Occupy West Virginia
On September 17, 2011, 150 demonstrators answered Adbusters editor Kalle Lasn’s call to have a slumber party at Wall Street. Erecting an encampment at
While the media kept the cameras rolling in big cities like
Almost in defiance of this pessimistic atmosphere, local activists established an Occupation encampment on October 7, 2011. Answering a Facebook invite call to arms, about 100 protestors stood outside downtown’s gargantuan Chase Bank. Waving signs and putting up tents, the demonstrators—composed of college students, homeless people, union members, and everyday people—called for less money in politics, more financial and environmental regulation, and free education and healthcare. The Occupiers constructed a functional kitchen and living quarters out of tarp, twine, and other donated materials. At its height, the Occupation served as a soup kitchen, hangout, musical venue, and educational center.
People of all political stripes exchanged ideas, wrestling with fundamental questions. Should capitalism be reformed or demolished? Is it possible to run a modern society with no fossil fuel? Is the Occupation a new May 1968? People also taught lessons on feminist theory, socialist ideology, knitting, and gun safety (there were no guns on site). People’s level of involvement depended on how much they wanted to contribute. Some people attended a General Assembly or two, others held signs, some taught classes, others handled the media. There was a space for a democratic and participatory civil society in the midst of an over-commercialized, politically docile small town.
An alternative society, built on decency and respect as opposed to profit and sociopathy, developed on the streets. Seven months later, squatting on a porch on a boiling June afternoon, local activist Dan Taylor tells me about how they pulled off their Occupy.
For a city situated in the Bible belt, with a Republican mayor, according to
“I think it goes back to
The biggest ally on campus was sociology professor Marty Laubach. Donning a scruffy beard and a tweed jacket, Laubach always wanted to organize some kind of left wing campus activist group to serve as an alternative to the young Democrats and Republicans. He became a huge initial supporter, visiting the camp when he had a break in his academic duties. On October 20, Laubach held a panel for the Occupiers, delivering a presentation on the economic, political and social importance of the move ment.
The day of Laubach’s talk, a contingent of campus Republicans counter-protested across the street from the encampment. Reporters and camera crews flocked to the scene, since it was about 13 days into the protest and stories were getting stale.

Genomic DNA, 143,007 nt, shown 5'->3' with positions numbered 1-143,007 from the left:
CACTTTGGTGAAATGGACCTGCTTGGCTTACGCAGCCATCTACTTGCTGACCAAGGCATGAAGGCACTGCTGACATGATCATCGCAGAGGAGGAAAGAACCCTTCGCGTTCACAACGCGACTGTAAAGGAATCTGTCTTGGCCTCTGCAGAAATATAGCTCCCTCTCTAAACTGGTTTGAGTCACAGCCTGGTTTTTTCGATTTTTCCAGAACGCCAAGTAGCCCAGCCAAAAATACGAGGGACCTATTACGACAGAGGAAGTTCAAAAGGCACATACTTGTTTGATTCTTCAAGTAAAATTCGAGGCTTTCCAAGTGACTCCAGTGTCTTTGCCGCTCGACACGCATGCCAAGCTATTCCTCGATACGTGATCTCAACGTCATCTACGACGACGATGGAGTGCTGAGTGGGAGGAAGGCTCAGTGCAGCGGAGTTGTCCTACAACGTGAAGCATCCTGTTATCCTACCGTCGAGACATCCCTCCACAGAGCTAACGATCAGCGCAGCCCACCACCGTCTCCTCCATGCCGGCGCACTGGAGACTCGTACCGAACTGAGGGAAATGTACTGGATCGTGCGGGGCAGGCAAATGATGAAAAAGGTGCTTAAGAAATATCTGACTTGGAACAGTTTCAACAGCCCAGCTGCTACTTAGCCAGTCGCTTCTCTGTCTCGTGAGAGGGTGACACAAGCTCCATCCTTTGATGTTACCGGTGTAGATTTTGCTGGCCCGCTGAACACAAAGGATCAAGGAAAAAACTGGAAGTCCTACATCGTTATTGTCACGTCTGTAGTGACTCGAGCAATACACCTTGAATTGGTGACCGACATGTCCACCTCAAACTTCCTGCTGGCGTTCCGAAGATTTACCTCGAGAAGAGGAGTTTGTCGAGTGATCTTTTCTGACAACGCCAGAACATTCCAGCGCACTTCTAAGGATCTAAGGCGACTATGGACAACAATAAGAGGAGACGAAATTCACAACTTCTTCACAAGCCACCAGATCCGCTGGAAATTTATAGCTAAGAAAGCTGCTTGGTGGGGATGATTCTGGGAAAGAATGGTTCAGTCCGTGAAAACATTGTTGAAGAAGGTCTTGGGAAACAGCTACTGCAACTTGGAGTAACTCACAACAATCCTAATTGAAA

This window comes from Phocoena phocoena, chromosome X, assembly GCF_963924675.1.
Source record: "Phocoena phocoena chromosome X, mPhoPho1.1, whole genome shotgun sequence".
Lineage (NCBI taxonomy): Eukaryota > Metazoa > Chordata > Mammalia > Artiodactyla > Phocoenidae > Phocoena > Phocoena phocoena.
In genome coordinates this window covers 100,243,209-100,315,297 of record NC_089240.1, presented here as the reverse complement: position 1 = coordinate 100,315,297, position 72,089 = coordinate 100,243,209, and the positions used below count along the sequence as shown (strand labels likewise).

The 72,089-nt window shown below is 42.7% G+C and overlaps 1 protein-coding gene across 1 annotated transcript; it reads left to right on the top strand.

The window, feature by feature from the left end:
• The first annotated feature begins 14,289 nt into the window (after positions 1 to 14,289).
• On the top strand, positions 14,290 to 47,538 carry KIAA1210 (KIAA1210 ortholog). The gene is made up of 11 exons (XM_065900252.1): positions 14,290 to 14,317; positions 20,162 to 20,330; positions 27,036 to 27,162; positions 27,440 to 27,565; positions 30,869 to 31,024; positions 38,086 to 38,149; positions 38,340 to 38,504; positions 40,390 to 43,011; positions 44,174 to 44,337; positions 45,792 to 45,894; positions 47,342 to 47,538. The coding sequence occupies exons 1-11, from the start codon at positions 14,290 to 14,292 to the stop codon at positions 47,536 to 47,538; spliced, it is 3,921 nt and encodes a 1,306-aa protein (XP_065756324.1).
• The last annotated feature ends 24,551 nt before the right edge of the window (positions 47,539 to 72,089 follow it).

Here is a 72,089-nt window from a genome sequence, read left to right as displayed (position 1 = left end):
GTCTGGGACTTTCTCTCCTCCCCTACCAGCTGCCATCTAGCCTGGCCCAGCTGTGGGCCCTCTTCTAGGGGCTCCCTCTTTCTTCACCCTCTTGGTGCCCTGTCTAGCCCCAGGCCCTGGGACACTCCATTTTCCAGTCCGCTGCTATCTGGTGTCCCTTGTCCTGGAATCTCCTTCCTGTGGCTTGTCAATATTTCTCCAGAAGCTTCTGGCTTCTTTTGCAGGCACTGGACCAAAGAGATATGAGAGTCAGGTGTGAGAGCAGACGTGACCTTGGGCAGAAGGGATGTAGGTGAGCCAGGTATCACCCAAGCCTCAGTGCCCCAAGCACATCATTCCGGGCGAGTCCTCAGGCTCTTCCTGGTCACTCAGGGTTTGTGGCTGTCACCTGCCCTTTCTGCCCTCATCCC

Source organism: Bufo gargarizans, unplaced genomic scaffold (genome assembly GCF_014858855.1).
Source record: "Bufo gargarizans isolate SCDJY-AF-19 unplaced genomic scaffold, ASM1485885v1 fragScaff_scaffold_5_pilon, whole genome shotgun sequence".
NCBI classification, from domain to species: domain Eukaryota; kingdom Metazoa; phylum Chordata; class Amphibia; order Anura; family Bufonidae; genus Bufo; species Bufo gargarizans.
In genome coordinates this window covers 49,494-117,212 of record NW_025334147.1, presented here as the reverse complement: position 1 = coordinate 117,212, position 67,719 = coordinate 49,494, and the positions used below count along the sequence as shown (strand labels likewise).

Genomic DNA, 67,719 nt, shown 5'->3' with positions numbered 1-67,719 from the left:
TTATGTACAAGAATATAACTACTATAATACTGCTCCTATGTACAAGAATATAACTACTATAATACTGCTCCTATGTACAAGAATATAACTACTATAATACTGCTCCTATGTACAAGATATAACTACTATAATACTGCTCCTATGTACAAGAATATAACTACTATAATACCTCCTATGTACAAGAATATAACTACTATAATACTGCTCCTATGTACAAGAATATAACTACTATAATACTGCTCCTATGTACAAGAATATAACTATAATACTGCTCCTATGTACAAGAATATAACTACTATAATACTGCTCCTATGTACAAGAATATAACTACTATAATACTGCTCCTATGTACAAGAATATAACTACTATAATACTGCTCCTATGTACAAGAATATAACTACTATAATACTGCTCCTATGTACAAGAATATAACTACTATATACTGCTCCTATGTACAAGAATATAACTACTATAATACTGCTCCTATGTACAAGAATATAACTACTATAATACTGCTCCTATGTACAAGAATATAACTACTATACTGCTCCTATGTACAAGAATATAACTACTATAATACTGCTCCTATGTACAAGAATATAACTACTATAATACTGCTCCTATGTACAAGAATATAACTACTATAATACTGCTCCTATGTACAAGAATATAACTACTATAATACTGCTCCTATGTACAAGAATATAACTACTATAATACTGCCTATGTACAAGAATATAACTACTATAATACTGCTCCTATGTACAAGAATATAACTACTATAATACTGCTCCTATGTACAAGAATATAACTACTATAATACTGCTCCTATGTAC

It was shortly thereafter that the movement began to wane. As
Unlike demonstrations in other towns, the Huntington Occupation didn’t experience an aggressive, adversarial police force. The police were reasonably friendly to the Occupiers, periodically checking up on them to make sure they didn’t violate city ordinances or to investigate a disturbance. Mayor Kim Wolfe, a 24-year veteran of the police department and a former
Bearing the temperament of many West Virginian law enforcement types, Wolfe soberly recalls, “The chief and I talked about it. I’m certainly supportive of the Constitution, the Bill of Rights, and the right to assemble. We just told them what the parameters are and what you could do or not do.”
Its downfall, like many political, social, or religious movements, was infighting. The activists’ resources were drained by the homeless population who were attracted by the free food, shelter, and cigarettes. That’s not to say the homeless were detrimental to the Occupation—quite a few proved to be assets. However, many of the problems that plagued the homeless began taking a toll on the morale of the demonstration and incidents with the homeless grew more common.
By now, winter had also arrived. To keep warm, the Occupiers snuggled under layers of blankets, surrounded by propane heaters and small fires. Since the propane and the fire violated city ordinances, Mayor Wolfe issued a 24-hour eviction notice on November 30, 2011. Out of any incident in this saga, the eviction notice received the most rancor and scorn from many attached to Occupy. As
Mayor Wolfe maintains that the eviction was never political. “I don’t have an agenda to move them one way or the other. There just came to a point where there were issues they needed to deal with.”
The issues Mayor Wolfe cited, included: accessibility from the street by handicapped people, open flames, sanitation, and temporary abandonment of the camp.
The Occupation was evicted December 1, 2011. Minor attempts were made to rekindle the movement at another location, but these efforts cooled down, just like the demonstrations in NYC, DC,
Henry Culvyhouse is a journalism student at